For an engineer, running calculations and numbers in your head is an occurrence of frequent timing. It is not our fault. The world is constantly presenting us with situations for number crunching, usually to be more efficient, make sure we are on time, or be content that the building won’t collapse.

Case in point – the elevator. I got on an elevator the other day and saw posted a sign that is visible in various forms on most elevators: Weight Limit 4000 lbs.

Am I safe in here? What if I am in here and a number of heavy people get on at the next floor before I have a chance to exit? So, my mind starts going: If heavy people, let’s say 250 pounds each, get on the elevator:

4000/250 = 16, so it would take 16 people each weighing, or averaging, 250 pounds to max out the elevator capacity. Though unlikely, can they even fit?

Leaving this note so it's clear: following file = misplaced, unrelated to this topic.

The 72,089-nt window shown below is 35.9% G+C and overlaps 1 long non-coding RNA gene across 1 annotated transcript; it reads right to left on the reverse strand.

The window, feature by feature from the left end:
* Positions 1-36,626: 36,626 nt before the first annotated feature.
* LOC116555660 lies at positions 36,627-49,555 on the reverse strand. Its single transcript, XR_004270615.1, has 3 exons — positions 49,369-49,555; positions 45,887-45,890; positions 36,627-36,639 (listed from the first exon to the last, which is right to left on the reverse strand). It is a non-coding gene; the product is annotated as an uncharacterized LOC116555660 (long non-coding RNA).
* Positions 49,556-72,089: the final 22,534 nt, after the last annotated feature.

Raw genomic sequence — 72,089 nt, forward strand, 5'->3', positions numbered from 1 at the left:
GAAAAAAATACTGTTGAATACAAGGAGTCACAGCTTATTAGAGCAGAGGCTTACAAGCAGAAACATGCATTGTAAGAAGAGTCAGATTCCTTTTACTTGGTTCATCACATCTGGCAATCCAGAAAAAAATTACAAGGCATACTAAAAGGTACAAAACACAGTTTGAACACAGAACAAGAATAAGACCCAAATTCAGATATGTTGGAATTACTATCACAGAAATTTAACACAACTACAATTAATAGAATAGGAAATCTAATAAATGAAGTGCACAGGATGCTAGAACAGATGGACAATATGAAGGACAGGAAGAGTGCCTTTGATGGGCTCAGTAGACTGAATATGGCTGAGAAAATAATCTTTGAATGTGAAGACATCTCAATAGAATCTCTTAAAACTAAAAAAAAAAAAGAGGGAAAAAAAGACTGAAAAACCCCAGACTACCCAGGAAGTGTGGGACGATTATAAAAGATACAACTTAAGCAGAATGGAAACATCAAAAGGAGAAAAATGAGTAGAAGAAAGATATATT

I estimated the elevator to be about 6 ft by 7 ft, or 42 square feet. This means each person would need to fit with:

42/16 = 2.625 square feet, or in a square with a side of 1.62 feet. That is 19.44 inches. This would be an extremely tight fit. I think my shoulders are about this width, and I thought about the stagger and organization of the squares. Fitting 16 people of that size in here would be difficult, not to mention the low odds of that many people of that size showing up at the same time. But not impossible.

I convinced myself that not only is the chance of that many big people wanting to enter at the same time very low, but, and here is the real comforting thought, they always throw in a good factor of safety on these things. Without looking this up on the internet, I was at ease riding the elevator. Until that delivery guy wheeled into the elevator a flatbed containing numerous boxes that may well be holding lead plates or gold bars, elements with very high specific gravities.

The calculations begin all over again…